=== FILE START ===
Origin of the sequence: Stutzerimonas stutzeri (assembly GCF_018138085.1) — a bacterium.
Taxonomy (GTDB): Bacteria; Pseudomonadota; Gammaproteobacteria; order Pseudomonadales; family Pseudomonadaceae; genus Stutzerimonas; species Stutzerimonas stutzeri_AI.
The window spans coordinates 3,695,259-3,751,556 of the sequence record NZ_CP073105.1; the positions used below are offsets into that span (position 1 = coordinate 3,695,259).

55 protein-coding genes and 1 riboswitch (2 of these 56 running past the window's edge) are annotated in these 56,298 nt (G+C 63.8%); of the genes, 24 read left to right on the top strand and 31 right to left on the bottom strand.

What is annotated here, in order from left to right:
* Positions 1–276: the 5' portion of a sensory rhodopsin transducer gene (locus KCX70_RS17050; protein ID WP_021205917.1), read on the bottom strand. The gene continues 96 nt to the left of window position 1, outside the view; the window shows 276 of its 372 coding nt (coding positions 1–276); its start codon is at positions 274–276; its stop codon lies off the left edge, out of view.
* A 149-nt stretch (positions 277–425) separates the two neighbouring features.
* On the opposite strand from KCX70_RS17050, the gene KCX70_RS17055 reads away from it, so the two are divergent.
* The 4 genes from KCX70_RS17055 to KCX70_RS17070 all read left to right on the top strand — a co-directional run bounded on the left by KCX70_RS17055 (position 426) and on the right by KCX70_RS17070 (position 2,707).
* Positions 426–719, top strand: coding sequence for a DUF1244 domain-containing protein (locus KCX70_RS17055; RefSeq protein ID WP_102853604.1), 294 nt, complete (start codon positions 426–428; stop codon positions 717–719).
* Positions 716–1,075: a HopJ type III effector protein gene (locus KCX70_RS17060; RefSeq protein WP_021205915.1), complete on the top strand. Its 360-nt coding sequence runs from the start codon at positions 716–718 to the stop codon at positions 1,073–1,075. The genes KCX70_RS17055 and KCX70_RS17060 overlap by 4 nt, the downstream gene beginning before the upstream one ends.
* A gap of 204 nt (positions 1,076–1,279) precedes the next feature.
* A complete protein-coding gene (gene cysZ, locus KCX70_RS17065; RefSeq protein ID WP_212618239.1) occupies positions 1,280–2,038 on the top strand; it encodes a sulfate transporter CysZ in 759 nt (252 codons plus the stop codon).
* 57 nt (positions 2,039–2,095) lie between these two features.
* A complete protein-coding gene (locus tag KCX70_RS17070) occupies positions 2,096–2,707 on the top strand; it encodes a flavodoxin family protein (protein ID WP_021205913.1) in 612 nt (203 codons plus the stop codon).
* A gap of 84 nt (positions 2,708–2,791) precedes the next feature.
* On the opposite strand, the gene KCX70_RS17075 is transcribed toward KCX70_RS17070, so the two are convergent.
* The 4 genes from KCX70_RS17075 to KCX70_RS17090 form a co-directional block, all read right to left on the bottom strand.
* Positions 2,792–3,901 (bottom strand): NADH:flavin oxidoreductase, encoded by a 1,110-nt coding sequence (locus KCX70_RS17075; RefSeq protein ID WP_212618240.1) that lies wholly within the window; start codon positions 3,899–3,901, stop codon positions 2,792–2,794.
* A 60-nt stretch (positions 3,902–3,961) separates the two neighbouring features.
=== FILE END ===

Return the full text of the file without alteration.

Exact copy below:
Origin of the sequence: Stutzerimonas stutzeri (assembly GCF_018138085.1) — a bacterium.
Taxonomy (GTDB): Bacteria; Pseudomonadota; Gammaproteobacteria; order Pseudomonadales; family Pseudomonadaceae; genus Stutzerimonas; species Stutzerimonas stutzeri_AI.
The window spans coordinates 3,695,259-3,751,556 of the sequence record NZ_CP073105.1; the positions used below are offsets into that span (position 1 = coordinate 3,695,259).

55 protein-coding genes and 1 riboswitch (2 of these 56 running past the window's edge) are annotated in these 56,298 nt (G+C 63.8%); of the genes, 24 read left to right on the top strand and 31 right to left on the bottom strand.

What is annotated here, in order from left to right:
* Positions 1–276: the 5' portion of a sensory rhodopsin transducer gene (locus KCX70_RS17050; protein ID WP_021205917.1), read on the bottom strand. The gene continues 96 nt to the left of window position 1, outside the view; the window shows 276 of its 372 coding nt (coding positions 1–276); its start codon is at positions 274–276; its stop codon lies off the left edge, out of view.
* A 149-nt stretch (positions 277–425) separates the two neighbouring features.
* On the opposite strand from KCX70_RS17050, the gene KCX70_RS17055 reads away from it, so the two are divergent.
* The 4 genes from KCX70_RS17055 to KCX70_RS17070 all read left to right on the top strand — a co-directional run bounded on the left by KCX70_RS17055 (position 426) and on the right by KCX70_RS17070 (position 2,707).
* Positions 426–719, top strand: coding sequence for a DUF1244 domain-containing protein (locus KCX70_RS17055; RefSeq protein ID WP_102853604.1), 294 nt, complete (start codon positions 426–428; stop codon positions 717–719).
* Positions 716–1,075: a HopJ type III effector protein gene (locus KCX70_RS17060; RefSeq protein WP_021205915.1), complete on the top strand. Its 360-nt coding sequence runs from the start codon at positions 716–718 to the stop codon at positions 1,073–1,075. The genes KCX70_RS17055 and KCX70_RS17060 overlap by 4 nt, the downstream gene beginning before the upstream one ends.
* A gap of 204 nt (positions 1,076–1,279) precedes the next feature.
* A complete protein-coding gene (gene cysZ, locus KCX70_RS17065; RefSeq protein ID WP_212618239.1) occupies positions 1,280–2,038 on the top strand; it encodes a sulfate transporter CysZ in 759 nt (252 codons plus the stop codon).
* 57 nt (positions 2,039–2,095) lie between these two features.
* A complete protein-coding gene (locus tag KCX70_RS17070) occupies positions 2,096–2,707 on the top strand; it encodes a flavodoxin family protein (protein ID WP_021205913.1) in 612 nt (203 codons plus the stop codon).
* A gap of 84 nt (positions 2,708–2,791) precedes the next feature.
* On the opposite strand, the gene KCX70_RS17075 is transcribed toward KCX70_RS17070, so the two are convergent.
* The 4 genes from KCX70_RS17075 to KCX70_RS17090 form a co-directional block, all read right to left on the bottom strand.
* Positions 2,792–3,901 (bottom strand): NADH:flavin oxidoreductase, encoded by a 1,110-nt coding sequence (locus KCX70_RS17075; RefSeq protein ID WP_212618240.1) that lies wholly within the window; start codon positions 3,899–3,901, stop codon positions 2,792–2,794.
* A 60-nt stretch (positions 3,902–3,961) separates the two neighbouring features.